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The config-substitutions.properties file lets you specify a totally new set of ports and define an automatic port offset for when you run multiple servers (or instances of the same server). Other than that, you can define different variables and their substitution values in this file, which will be used when processing the corresponding config.xml. These substitution values can be overridden by environment variables and system properties by prefixing the property name with org.apache.geronimo.config.substitution.
For example, an entry such as hostName=localhost can be overridden by an environment variable or system property org.apache.geronimo.config.substitution.hostName=foo.
Although this section is focusing on changing these settings by updating a properties file, there is an alternative way by using the Geronimo administrative console which is explained in more detail under the Configuring the Web Container section. However, if you have port conflicts at start up time the Geronimo administrative console will not be available, so we have to focus on configuring the config-substitutions.properties file by choosing a new PortOffset value (the default is 0).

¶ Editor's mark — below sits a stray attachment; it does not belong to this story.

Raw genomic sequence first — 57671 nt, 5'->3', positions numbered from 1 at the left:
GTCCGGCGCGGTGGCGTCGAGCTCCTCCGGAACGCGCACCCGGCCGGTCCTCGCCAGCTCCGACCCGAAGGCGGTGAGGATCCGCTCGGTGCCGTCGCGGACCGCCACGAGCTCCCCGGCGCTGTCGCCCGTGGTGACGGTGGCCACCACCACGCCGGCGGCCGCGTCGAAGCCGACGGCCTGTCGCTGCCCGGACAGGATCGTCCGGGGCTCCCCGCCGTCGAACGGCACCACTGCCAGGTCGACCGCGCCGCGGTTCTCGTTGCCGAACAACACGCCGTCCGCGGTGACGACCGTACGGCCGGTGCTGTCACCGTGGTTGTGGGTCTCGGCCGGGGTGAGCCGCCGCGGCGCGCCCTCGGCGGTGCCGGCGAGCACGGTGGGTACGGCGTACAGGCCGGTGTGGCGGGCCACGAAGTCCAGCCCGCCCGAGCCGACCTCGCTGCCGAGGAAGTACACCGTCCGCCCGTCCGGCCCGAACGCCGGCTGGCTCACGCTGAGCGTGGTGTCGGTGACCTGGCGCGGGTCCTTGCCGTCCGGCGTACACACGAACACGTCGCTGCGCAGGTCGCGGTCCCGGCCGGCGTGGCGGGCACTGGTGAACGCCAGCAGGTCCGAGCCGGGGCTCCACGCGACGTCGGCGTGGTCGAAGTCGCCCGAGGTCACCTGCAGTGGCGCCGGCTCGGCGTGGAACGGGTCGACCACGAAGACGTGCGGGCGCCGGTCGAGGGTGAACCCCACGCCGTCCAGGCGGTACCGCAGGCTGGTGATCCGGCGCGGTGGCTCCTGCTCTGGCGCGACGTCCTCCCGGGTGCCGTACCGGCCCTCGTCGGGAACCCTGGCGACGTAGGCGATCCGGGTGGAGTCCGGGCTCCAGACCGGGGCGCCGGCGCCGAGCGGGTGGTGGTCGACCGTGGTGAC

The following example shows the config-substitutions.properties file for the Tomcat distribution of Geronimo. The file provided with the Jetty distribution is nearly identical. Changes to the file should be made when the server is stopped.
There are a number of reasons why you might want to use other port numbers than those provided by default. Most common startup problems are in fact associated with port conflicts. You can use monitoring utilities like Active Ports that will quickly tell you what application or process is using what port so you can customize Geronimo's ports accordingly. On Unix-like platforms, you can always use something like netstat -nao | grep -i list to get the ports in use along with what application is holding that port. Alternatively, you can use netstat -nab on a Windows platform.